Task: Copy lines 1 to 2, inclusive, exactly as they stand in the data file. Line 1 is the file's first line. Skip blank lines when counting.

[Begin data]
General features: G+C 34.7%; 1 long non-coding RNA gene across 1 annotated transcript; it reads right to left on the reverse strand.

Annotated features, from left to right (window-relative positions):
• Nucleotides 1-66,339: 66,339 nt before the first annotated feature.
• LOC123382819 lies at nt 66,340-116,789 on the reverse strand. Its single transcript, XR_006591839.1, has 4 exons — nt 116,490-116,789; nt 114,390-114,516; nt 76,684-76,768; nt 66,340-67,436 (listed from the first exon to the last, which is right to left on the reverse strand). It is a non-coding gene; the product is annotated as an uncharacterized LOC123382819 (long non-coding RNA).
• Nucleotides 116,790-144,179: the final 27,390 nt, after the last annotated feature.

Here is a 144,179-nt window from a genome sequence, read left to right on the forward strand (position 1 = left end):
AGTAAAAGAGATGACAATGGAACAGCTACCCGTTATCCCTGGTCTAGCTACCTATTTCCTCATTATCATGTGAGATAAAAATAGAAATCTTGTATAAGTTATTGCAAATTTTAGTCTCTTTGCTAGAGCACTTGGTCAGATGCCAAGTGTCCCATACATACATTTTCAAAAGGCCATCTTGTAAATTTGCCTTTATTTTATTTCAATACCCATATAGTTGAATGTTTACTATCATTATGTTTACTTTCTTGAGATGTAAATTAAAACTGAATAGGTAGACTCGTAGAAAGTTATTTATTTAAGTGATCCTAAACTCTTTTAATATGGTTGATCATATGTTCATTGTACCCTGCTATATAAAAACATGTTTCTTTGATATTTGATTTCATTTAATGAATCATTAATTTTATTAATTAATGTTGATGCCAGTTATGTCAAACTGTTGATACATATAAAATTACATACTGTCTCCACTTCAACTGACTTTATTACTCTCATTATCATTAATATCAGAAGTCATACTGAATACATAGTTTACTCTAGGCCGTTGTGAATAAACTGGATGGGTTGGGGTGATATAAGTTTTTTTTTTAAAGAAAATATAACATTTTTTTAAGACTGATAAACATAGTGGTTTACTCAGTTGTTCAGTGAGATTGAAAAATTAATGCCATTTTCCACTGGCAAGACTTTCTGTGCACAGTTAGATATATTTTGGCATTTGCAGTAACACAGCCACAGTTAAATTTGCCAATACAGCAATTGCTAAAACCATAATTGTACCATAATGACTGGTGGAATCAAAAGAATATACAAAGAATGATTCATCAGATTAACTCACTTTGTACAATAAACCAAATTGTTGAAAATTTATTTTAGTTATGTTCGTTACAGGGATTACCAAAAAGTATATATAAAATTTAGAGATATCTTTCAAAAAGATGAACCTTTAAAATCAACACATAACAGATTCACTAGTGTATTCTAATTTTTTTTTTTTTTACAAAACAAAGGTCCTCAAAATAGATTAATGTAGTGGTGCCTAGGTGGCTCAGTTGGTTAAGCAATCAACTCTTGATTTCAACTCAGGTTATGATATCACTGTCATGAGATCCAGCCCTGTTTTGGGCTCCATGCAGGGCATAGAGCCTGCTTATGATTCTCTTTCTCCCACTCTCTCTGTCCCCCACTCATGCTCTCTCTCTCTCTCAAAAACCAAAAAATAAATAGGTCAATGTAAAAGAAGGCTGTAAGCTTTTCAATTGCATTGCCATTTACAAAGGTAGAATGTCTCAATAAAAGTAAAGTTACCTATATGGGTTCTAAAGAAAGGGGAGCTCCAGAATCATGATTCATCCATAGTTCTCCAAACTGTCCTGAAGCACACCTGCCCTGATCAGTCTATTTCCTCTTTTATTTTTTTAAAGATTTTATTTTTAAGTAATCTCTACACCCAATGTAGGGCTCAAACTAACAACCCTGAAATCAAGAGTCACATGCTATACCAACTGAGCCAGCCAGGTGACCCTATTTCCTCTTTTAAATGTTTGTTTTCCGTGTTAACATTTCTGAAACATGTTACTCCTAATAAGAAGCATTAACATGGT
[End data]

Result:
General features: G+C 34.7%; 1 long non-coding RNA gene across 1 annotated transcript; it reads right to left on the reverse strand.

Annotated features, from left to right (window-relative positions):